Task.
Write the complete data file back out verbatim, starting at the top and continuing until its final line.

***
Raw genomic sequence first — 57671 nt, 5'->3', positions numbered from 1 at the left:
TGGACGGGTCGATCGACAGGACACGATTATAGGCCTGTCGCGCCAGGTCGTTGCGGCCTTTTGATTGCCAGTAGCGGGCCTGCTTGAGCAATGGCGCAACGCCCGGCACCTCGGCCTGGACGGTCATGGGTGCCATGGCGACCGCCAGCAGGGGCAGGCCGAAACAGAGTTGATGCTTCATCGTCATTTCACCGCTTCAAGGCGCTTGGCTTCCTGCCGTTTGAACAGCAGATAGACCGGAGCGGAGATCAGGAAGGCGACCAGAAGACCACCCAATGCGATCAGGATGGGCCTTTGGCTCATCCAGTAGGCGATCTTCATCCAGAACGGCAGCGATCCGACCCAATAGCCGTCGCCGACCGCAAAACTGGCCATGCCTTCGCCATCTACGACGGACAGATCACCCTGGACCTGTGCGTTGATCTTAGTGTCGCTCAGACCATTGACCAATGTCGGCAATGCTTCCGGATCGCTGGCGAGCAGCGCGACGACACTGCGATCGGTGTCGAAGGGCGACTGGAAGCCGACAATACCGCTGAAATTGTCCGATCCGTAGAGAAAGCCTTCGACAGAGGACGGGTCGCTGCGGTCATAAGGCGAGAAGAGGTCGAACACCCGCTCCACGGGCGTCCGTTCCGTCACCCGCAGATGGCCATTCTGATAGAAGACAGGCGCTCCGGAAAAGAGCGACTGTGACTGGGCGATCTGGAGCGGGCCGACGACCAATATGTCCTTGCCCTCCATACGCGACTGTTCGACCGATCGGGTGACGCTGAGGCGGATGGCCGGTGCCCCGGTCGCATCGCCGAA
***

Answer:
Raw genomic sequence first — 57671 nt, 5'->3', positions numbered from 1 at the left:
TGGACGGGTCGATCGACAGGACACGATTATAGGCCTGTCGCGCCAGGTCGTTGCGGCCTTTTGATTGCCAGTAGCGGGCCTGCTTGAGCAATGGCGCAACGCCCGGCACCTCGGCCTGGACGGTCATGGGTGCCATGGCGACCGCCAGCAGGGGCAGGCCGAAACAGAGTTGATGCTTCATCGTCATTTCACCGCTTCAAGGCGCTTGGCTTCCTGCCGTTTGAACAGCAGATAGACCGGAGCGGAGATCAGGAAGGCGACCAGAAGACCACCCAATGCGATCAGGATGGGCCTTTGGCTCATCCAGTAGGCGATCTTCATCCAGAACGGCAGCGATCCGACCCAATAGCCGTCGCCGACCGCAAAACTGGCCATGCCTTCGCCATCTACGACGGACAGATCACCCTGGACCTGTGCGTTGATCTTAGTGTCGCTCAGACCATTGACCAATGTCGGCAATGCTTCCGGATCGCTGGCGAGCAGCGCGACGACACTGCGATCGGTGTCGAAGGGCGACTGGAAGCCGACAATACCGCTGAAATTGTCCGATCCGTAGAGAAAGCCTTCGACAGAGGACGGGTCGCTGCGGTCATAAGGCGAGAAGAGGTCGAACACCCGCTCCACGGGCGTCCGTTCCGTCACCCGCAGATGGCCATTCTGATAGAAGACAGGCGCTCCGGAAAAGAGCGACTGTGACTGGGCGATCTGGAGCGGGCCGACGACCAATATGTCCTTGCCCTCCATACGCGACTGTTCGACCGATCGGGTGACGCTGAGGCGGATGGCCGGTGCCCCGGTCGCATCGCCGAA